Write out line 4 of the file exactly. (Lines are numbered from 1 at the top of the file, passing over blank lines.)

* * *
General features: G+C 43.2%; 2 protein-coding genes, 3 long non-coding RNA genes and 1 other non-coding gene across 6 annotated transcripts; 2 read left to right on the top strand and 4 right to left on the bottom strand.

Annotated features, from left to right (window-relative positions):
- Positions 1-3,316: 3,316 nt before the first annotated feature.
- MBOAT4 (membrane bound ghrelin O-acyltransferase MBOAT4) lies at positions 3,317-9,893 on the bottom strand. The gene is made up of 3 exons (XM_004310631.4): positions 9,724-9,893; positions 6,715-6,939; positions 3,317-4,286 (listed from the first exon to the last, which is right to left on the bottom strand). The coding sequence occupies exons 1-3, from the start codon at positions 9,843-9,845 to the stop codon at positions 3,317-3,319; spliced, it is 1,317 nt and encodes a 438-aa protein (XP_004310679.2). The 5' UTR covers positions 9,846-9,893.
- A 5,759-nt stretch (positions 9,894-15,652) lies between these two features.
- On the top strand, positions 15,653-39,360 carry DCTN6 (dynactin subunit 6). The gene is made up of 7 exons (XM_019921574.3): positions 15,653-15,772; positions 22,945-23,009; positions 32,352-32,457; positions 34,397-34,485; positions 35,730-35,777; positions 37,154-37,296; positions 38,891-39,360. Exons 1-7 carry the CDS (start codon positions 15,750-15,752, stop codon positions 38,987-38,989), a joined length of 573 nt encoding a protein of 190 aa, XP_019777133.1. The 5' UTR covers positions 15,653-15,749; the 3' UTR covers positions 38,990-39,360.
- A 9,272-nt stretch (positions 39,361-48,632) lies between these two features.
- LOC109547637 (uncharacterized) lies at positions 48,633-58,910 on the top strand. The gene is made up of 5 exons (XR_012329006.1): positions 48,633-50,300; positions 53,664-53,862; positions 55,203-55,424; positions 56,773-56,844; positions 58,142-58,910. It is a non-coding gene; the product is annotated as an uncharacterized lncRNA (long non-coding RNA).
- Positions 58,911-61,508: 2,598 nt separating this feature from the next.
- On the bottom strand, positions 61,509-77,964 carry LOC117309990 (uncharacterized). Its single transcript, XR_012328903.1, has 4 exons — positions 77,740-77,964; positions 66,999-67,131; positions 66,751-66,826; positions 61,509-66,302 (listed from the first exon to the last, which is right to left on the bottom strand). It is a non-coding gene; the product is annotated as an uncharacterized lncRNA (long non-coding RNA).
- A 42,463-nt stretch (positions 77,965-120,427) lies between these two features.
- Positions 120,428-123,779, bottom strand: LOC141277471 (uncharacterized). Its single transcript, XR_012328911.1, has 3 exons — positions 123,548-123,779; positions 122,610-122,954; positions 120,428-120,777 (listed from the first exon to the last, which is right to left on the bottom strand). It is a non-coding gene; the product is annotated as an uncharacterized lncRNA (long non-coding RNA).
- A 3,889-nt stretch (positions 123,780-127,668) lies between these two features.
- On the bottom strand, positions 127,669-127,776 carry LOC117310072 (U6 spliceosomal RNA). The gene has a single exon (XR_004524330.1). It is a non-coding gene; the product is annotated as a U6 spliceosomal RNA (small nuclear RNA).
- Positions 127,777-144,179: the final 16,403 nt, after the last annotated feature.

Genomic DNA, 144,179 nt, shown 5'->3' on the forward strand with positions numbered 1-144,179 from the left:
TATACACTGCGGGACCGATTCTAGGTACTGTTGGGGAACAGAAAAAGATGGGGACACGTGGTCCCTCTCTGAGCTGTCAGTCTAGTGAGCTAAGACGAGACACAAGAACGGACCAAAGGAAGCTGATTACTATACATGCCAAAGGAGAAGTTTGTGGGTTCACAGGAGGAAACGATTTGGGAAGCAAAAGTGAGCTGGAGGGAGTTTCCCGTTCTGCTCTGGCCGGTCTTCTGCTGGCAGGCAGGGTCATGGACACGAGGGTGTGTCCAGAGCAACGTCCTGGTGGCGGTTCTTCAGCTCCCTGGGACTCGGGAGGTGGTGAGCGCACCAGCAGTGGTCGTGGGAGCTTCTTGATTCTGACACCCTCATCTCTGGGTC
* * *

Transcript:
- MBOAT4 (membrane bound ghrelin O-acyltransferase MBOAT4) lies at positions 3,317-9,893 on the bottom strand. The gene is made up of 3 exons (XM_004310631.4): positions 9,724-9,893; positions 6,715-6,939; positions 3,317-4,286 (listed from the first exon to the last, which is right to left on the bottom strand). The coding sequence occupies exons 1-3, from the start codon at positions 9,843-9,845 to the stop codon at positions 3,317-3,319; spliced, it is 1,317 nt and encodes a 438-aa protein (XP_004310679.2). The 5' UTR covers positions 9,846-9,893.